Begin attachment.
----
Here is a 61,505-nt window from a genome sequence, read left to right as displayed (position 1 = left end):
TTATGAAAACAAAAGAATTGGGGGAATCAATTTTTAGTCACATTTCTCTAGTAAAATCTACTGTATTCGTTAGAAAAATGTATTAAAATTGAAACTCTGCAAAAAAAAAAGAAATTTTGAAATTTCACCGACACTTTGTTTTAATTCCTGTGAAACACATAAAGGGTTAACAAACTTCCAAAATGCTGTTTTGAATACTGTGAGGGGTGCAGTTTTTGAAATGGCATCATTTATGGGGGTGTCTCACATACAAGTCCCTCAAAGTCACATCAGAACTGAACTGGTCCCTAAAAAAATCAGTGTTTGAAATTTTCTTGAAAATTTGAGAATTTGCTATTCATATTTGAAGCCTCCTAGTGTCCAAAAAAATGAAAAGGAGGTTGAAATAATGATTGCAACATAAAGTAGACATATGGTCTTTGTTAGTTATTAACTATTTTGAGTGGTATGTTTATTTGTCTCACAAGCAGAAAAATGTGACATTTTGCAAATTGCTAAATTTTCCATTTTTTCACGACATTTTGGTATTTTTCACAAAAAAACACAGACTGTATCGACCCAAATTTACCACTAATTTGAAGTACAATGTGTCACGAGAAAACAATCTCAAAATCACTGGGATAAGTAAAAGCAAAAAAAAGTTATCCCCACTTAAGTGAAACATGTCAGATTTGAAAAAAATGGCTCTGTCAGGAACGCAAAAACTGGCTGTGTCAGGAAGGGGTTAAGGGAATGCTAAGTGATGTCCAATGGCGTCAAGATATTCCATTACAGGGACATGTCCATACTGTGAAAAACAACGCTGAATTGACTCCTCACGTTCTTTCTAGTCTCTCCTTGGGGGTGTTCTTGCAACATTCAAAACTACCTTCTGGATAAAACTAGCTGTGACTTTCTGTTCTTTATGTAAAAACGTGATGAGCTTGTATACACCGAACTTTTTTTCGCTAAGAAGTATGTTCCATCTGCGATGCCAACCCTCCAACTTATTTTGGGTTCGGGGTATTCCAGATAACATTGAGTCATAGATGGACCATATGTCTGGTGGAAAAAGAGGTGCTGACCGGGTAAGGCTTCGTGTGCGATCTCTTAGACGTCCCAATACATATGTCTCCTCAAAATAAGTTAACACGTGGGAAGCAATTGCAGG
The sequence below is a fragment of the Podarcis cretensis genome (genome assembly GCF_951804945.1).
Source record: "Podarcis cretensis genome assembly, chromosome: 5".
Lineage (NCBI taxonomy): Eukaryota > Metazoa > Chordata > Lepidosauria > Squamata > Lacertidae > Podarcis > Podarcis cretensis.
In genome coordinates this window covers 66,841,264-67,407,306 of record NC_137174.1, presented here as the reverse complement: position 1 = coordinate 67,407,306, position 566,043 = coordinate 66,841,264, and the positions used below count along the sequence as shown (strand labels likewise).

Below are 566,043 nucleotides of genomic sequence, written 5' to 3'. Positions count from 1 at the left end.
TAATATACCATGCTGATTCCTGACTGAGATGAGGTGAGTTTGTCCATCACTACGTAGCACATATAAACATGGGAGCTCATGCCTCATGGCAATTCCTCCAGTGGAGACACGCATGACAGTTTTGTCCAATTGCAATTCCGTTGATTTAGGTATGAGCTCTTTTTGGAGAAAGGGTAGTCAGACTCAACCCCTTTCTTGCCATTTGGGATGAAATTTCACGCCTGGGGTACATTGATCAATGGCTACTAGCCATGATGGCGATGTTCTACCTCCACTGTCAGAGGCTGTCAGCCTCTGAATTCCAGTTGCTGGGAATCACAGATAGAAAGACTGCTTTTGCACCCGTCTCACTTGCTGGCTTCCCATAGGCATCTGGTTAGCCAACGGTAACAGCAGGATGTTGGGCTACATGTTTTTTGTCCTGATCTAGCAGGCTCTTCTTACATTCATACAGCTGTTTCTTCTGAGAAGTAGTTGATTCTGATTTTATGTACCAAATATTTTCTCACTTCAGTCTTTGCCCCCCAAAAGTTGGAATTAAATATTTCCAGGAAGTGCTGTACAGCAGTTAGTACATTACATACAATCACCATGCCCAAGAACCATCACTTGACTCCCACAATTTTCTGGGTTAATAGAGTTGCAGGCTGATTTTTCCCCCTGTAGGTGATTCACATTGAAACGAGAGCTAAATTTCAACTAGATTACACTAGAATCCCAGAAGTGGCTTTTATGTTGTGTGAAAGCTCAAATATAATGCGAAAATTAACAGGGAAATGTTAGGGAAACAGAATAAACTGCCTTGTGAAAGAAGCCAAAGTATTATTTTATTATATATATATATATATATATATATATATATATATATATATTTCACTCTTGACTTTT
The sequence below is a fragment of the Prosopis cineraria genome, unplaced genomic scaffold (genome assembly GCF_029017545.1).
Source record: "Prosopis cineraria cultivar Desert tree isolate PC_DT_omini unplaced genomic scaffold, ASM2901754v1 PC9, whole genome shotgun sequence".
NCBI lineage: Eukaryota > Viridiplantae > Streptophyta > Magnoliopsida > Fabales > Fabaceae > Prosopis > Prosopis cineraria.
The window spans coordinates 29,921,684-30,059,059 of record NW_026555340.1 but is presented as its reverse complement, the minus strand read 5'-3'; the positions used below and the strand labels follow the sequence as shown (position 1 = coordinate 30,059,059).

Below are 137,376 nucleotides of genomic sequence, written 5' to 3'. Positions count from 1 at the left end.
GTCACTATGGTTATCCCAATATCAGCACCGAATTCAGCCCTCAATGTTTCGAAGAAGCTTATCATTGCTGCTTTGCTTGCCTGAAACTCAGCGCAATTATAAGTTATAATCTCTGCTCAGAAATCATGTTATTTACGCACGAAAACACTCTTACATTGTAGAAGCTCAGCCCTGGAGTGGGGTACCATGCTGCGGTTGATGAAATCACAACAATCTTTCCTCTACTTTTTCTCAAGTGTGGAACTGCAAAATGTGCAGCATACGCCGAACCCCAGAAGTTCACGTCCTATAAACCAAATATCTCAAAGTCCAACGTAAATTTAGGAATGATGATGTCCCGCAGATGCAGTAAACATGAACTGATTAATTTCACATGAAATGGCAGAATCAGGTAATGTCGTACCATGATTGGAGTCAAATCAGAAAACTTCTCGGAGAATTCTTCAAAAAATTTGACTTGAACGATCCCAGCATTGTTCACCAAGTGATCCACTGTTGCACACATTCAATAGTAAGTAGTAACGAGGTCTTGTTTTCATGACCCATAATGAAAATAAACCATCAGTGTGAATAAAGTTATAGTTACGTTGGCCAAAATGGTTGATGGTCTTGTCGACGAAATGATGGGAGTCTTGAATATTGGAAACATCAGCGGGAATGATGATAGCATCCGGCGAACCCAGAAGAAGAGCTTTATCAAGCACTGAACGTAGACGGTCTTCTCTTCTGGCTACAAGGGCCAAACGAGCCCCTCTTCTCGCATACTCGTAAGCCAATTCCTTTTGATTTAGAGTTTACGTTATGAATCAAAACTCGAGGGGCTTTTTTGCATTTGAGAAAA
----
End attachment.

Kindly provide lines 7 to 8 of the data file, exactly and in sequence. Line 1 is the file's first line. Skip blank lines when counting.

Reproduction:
Below are 566,043 nucleotides of genomic sequence, written 5' to 3'. Positions count from 1 at the left end.
TAATATACCATGCTGATTCCTGACTGAGATGAGGTGAGTTTGTCCATCACTACGTAGCACATATAAACATGGGAGCTCATGCCTCATGGCAATTCCTCCAGTGGAGACACGCATGACAGTTTTGTCCAATTGCAATTCCGTTGATTTAGGTATGAGCTCTTTTTGGAGAAAGGGTAGTCAGACTCAACCCCTTTCTTGCCATTTGGGATGAAATTTCACGCCTGGGGTACATTGATCAATGGCTACTAGCCATGATGGCGATGTTCTACCTCCACTGTCAGAGGCTGTCAGCCTCTGAATTCCAGTTGCTGGGAATCACAGATAGAAAGACTGCTTTTGCACCCGTCTCACTTGCTGGCTTCCCATAGGCATCTGGTTAGCCAACGGTAACAGCAGGATGTTGGGCTACATGTTTTTTGTCCTGATCTAGCAGGCTCTTCTTACATTCATACAGCTGTTTCTTCTGAGAAGTAGTTGATTCTGATTTTATGTACCAAATATTTTCTCACTTCAGTCTTTGCCCCCCAAAAGTTGGAATTAAATATTTCCAGGAAGTGCTGTACAGCAGTTAGTACATTACATACAATCACCATGCCCAAGAACCATCACTTGACTCCCACAATTTTCTGGGTTAATAGAGTTGCAGGCTGATTTTTCCCCCTGTAGGTGATTCACATTGAAACGAGAGCTAAATTTCAACTAGATTACACTAGAATCCCAGAAGTGGCTTTTATGTTGTGTGAAAGCTCAAATATAATGCGAAAATTAACAGGGAAATGTTAGGGAAACAGAATAAACTGCCTTGTGAAAGAAGCCAAAGTATTATTTTATTATATATATATATATATATATATATATATATATATATATATTTCACTCTTGACTTTT